On the plane to Buenos Aires I had no idea what was in store for me. A million emotions darted through me while I nervously sat on my 11-hour flight. I had never been south of Mexico ever in my life, let alone without my parents. Was I crazy for going to a country where I didn’t know a single soul? It was too late to turn back. I reclined my seat and closed my eyes. I woke up to a flight attendant telling me we were preparing for landing. I looked out the window and saw greenery, and thought to myself, “Hey, this really doesn’t look any different from home.” Man, was I wrong.
I instantly felt like an alien when I tried to catch a cab at the airport. My Spanish definitely was not as good as I thought. Argentinians have a distinct accent where they pronounce all words with a “Y” or a double “L” as a “J”. So words like “ella,” meaning “her,” would sound like “eja”. It tripped me up a lot. Eight years of Spanish only got me here? Sheesh.
I was scared and I was worried. I didn’t know if I could muster the courage to make mistakes and risk looking like an idiot while trying to speak a foreign language. I remembered a quote by Eleanor Roosevelt that I had framed on my nightstand back home in Michigan. It said, “Believe in yourself. You gain strength, courage and confidence by every experience in which you stop to look fear in the face … you must do that which you think you cannot do.”
I carried this quote in mind for the first few weeks of my five-month journey. It slowly became a part of my everyday actions and me. I tried things I normally wouldn’t try and I experimented with my limits. I was able to travel to Chile, Uruguay, Colombia, Bolivia and Peru during my stay. I never imagined I would be that fortunate to backpack with my friends like that. It changed my life and how I viewed the world around me. It made me feel free and powerful, like I had the world at my fingertips.
For my fellow Wolverines — or any college students for that matter — who are interested in studying abroad, I have a few words for you:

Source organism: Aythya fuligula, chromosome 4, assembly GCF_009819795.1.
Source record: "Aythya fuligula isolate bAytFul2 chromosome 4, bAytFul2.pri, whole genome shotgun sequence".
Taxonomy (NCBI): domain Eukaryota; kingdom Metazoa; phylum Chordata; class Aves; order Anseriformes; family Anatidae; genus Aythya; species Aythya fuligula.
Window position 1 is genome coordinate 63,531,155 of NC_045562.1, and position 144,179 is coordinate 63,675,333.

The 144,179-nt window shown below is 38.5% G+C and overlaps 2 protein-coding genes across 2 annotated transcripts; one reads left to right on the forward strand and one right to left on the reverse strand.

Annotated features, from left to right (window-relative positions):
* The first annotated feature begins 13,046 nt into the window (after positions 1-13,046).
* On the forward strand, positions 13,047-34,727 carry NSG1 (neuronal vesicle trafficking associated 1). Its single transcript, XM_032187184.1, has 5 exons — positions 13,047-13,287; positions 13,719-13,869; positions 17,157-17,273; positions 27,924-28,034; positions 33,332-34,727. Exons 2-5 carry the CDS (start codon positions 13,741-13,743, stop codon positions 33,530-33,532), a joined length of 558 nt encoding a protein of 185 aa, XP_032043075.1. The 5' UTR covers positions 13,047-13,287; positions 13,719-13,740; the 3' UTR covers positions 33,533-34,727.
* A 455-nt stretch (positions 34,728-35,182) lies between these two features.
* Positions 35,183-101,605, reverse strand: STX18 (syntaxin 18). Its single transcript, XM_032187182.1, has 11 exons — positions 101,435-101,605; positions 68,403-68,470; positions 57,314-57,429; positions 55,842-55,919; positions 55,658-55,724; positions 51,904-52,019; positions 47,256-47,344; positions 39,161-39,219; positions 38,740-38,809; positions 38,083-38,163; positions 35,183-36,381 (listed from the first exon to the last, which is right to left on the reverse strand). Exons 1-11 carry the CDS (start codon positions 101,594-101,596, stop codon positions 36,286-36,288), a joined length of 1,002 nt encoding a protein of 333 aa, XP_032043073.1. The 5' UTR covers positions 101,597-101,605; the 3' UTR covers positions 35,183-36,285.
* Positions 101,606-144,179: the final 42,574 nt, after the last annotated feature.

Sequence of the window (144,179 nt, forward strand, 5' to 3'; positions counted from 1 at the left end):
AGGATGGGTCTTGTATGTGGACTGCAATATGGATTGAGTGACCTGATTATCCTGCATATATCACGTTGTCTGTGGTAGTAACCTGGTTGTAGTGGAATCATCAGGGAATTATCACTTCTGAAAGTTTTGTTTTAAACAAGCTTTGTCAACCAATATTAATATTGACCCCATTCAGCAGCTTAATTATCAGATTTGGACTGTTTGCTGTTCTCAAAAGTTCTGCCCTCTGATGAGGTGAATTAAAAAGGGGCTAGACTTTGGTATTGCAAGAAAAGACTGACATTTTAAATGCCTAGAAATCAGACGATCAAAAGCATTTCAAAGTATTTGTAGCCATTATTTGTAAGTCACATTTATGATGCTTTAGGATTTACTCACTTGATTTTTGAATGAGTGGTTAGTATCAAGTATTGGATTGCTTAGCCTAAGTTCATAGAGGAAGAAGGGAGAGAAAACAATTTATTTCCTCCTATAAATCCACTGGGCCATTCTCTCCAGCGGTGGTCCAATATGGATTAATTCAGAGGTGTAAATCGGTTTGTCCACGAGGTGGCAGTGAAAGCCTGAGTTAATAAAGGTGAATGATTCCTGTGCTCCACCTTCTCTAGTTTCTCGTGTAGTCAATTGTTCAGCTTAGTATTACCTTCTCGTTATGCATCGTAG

Take the path less traveled. Most people choose to go to Spain or Europe to study abroad. Try something different.
Studying abroad opens your eyes, and as cliché as it sounds, it truly does broaden your horizons. If you didn’t have the opportunity to grow up in an ethnic home it’s your chance to adopt a new culture. Live at a home-stay if you have the opportunity — you won’t regret it. I lived with a 70-year-old seamstress whom I grew to love like my own grandmother. I owe my Spanish proficiency to her — she didn’t know a lick of English. By studying abroad you can connect to the native people of the country you’re in and most importantly it helps teach you about yourself. It teaches you about your fears and how much you’re willing to push the limits of your life.
I was afraid I wouldn’t make friends. In retrospect, I was silly for thinking that. I made three extraordinary friends from all over the U.S. during my program, from Washington D.C., Texas and North Carolina — all of whom I have visited after my abroad experience. They became my family away from home. I will love and cherish them for the rest of my life. They’re the kind of friends I want at my wedding.
Truthfully, before Argentina, I felt lost. I had gone through some things leading up to my departure and I wasn’t the happiest me I could be. The beautiful city of Buenos Aires was the remedy I needed. I finally felt like me again. I fell in love with South America and it will always be a region of the world that I hold close to my heart. It helped me discover who I was and what I was capable of. My college experience never would have been the same if it weren’t for study abroad. It was the time of my life still to this day. I wish there was a way I could pay it back, because I am forever indebted to the happiness and fulfillment it gave me.
Regardless of where you choose to go, it’s a big world out there. Go explore it.
Sara Shouhayib can be reached at email@example.com.